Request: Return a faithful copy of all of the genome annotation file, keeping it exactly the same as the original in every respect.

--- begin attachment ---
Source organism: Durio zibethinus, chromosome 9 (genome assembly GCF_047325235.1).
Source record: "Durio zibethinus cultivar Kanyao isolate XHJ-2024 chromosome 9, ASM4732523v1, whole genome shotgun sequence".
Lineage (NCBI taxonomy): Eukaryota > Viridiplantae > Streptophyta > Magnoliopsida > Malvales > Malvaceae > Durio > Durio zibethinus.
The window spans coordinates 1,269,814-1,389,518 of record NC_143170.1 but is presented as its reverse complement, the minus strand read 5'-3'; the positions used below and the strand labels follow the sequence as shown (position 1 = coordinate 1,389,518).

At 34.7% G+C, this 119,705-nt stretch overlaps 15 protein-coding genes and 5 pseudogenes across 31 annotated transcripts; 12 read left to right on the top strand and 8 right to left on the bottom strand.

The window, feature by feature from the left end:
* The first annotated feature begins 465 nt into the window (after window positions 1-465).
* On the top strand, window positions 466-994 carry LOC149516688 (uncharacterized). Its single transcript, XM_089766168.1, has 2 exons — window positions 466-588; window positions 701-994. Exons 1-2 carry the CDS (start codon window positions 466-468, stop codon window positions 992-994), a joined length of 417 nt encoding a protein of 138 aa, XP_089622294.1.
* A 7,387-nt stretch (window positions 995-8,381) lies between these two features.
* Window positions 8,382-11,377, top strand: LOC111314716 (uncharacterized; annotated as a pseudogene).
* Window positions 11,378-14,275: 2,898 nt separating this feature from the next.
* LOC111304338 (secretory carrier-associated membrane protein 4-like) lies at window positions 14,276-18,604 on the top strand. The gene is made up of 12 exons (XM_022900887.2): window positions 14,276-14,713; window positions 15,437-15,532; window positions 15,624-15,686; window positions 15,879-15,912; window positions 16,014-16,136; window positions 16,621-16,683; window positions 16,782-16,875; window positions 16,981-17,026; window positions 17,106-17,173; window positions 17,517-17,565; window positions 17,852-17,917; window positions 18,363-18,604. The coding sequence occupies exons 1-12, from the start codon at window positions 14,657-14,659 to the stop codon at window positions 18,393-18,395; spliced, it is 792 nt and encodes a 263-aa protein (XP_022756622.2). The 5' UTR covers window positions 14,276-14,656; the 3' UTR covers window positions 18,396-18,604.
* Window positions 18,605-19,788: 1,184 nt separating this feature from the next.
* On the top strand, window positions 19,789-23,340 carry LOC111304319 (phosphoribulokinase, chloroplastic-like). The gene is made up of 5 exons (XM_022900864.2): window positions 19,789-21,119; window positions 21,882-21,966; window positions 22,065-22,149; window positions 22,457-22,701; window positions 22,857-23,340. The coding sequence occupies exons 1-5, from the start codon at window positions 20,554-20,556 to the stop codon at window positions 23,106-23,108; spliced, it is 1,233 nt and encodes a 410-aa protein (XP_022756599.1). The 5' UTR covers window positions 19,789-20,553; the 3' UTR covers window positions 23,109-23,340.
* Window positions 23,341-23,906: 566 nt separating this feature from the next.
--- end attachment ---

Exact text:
Source organism: Durio zibethinus, chromosome 9 (genome assembly GCF_047325235.1).
Source record: "Durio zibethinus cultivar Kanyao isolate XHJ-2024 chromosome 9, ASM4732523v1, whole genome shotgun sequence".
Lineage (NCBI taxonomy): Eukaryota > Viridiplantae > Streptophyta > Magnoliopsida > Malvales > Malvaceae > Durio > Durio zibethinus.
The window spans coordinates 1,269,814-1,389,518 of record NC_143170.1 but is presented as its reverse complement, the minus strand read 5'-3'; the positions used below and the strand labels follow the sequence as shown (position 1 = coordinate 1,389,518).

At 34.7% G+C, this 119,705-nt stretch overlaps 15 protein-coding genes and 5 pseudogenes across 31 annotated transcripts; 12 read left to right on the top strand and 8 right to left on the bottom strand.

The window, feature by feature from the left end:
* The first annotated feature begins 465 nt into the window (after window positions 1-465).
* On the top strand, window positions 466-994 carry LOC149516688 (uncharacterized). Its single transcript, XM_089766168.1, has 2 exons — window positions 466-588; window positions 701-994. Exons 1-2 carry the CDS (start codon window positions 466-468, stop codon window positions 992-994), a joined length of 417 nt encoding a protein of 138 aa, XP_089622294.1.
* A 7,387-nt stretch (window positions 995-8,381) lies between these two features.
* Window positions 8,382-11,377, top strand: LOC111314716 (uncharacterized; annotated as a pseudogene).
* Window positions 11,378-14,275: 2,898 nt separating this feature from the next.
* LOC111304338 (secretory carrier-associated membrane protein 4-like) lies at window positions 14,276-18,604 on the top strand. The gene is made up of 12 exons (XM_022900887.2): window positions 14,276-14,713; window positions 15,437-15,532; window positions 15,624-15,686; window positions 15,879-15,912; window positions 16,014-16,136; window positions 16,621-16,683; window positions 16,782-16,875; window positions 16,981-17,026; window positions 17,106-17,173; window positions 17,517-17,565; window positions 17,852-17,917; window positions 18,363-18,604. The coding sequence occupies exons 1-12, from the start codon at window positions 14,657-14,659 to the stop codon at window positions 18,393-18,395; spliced, it is 792 nt and encodes a 263-aa protein (XP_022756622.2). The 5' UTR covers window positions 14,276-14,656; the 3' UTR covers window positions 18,396-18,604.
* Window positions 18,605-19,788: 1,184 nt separating this feature from the next.
* On the top strand, window positions 19,789-23,340 carry LOC111304319 (phosphoribulokinase, chloroplastic-like). The gene is made up of 5 exons (XM_022900864.2): window positions 19,789-21,119; window positions 21,882-21,966; window positions 22,065-22,149; window positions 22,457-22,701; window positions 22,857-23,340. The coding sequence occupies exons 1-5, from the start codon at window positions 20,554-20,556 to the stop codon at window positions 23,106-23,108; spliced, it is 1,233 nt and encodes a 410-aa protein (XP_022756599.1). The 5' UTR covers window positions 19,789-20,553; the 3' UTR covers window positions 23,109-23,340.
* Window positions 23,341-23,906: 566 nt separating this feature from the next.